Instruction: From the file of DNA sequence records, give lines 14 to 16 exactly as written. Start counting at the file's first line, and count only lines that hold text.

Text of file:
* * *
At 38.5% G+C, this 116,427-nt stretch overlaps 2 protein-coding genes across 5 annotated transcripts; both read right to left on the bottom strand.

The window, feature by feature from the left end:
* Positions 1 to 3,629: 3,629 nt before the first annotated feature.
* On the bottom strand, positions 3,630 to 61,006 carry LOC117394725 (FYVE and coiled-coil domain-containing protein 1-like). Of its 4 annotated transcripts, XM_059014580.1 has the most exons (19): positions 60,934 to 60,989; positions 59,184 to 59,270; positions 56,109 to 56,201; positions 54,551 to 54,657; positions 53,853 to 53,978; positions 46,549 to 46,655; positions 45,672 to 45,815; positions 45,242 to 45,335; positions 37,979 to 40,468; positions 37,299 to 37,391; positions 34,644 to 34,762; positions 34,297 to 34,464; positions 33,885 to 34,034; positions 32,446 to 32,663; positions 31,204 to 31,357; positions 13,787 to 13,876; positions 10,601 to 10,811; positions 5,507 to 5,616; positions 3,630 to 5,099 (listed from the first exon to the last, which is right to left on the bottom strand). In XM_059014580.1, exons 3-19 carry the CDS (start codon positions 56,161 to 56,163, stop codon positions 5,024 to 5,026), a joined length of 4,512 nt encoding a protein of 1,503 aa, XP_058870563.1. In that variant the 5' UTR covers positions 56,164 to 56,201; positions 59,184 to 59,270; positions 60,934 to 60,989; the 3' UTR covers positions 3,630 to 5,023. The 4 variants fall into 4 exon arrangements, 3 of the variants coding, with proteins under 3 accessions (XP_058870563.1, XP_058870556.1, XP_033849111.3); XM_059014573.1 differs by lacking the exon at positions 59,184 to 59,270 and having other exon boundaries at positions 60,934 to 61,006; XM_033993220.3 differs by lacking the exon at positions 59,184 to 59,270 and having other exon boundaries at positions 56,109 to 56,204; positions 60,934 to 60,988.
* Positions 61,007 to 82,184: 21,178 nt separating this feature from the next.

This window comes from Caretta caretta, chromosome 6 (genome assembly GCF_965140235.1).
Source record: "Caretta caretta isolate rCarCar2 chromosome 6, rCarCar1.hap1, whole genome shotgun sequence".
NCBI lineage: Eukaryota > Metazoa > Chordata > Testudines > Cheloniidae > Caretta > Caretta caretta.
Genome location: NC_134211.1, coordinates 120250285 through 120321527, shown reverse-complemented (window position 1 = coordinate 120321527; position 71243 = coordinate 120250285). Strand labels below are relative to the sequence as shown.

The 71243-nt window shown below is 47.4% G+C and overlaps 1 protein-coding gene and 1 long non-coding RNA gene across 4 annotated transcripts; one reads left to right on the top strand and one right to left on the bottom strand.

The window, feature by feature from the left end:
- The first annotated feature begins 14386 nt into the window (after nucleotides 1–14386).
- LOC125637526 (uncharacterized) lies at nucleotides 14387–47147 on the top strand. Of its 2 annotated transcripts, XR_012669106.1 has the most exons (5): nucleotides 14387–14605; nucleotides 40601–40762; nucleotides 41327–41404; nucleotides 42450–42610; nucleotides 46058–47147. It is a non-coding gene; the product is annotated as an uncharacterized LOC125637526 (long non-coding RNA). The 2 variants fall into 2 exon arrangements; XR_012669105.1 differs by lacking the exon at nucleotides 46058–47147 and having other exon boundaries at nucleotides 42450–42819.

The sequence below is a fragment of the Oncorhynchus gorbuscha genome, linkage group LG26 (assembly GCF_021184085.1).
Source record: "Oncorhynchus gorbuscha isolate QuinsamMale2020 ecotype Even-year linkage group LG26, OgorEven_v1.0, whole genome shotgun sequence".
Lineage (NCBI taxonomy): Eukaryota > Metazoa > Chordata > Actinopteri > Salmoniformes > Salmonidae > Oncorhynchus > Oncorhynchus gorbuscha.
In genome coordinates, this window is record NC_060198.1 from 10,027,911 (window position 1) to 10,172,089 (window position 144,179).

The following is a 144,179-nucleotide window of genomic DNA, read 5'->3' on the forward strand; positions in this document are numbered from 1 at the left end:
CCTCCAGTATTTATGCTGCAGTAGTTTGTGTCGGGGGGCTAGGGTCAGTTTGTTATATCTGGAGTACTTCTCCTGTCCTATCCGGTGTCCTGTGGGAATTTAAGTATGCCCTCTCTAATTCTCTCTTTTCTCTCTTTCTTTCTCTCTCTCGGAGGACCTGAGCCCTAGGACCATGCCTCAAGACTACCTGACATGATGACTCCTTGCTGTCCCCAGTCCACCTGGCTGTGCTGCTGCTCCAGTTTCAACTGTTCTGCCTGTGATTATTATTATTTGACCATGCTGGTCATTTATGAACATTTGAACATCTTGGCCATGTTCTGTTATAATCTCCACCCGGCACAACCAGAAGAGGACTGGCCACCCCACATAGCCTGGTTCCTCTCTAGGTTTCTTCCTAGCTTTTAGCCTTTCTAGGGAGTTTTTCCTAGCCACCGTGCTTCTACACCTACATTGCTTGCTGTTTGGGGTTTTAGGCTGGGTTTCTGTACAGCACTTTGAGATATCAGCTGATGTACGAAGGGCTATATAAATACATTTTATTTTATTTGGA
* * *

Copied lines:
The sequence below is a fragment of the Oncorhynchus gorbuscha genome, linkage group LG26 (assembly GCF_021184085.1).
Source record: "Oncorhynchus gorbuscha isolate QuinsamMale2020 ecotype Even-year linkage group LG26, OgorEven_v1.0, whole genome shotgun sequence".
Lineage (NCBI taxonomy): Eukaryota > Metazoa > Chordata > Actinopteri > Salmoniformes > Salmonidae > Oncorhynchus > Oncorhynchus gorbuscha.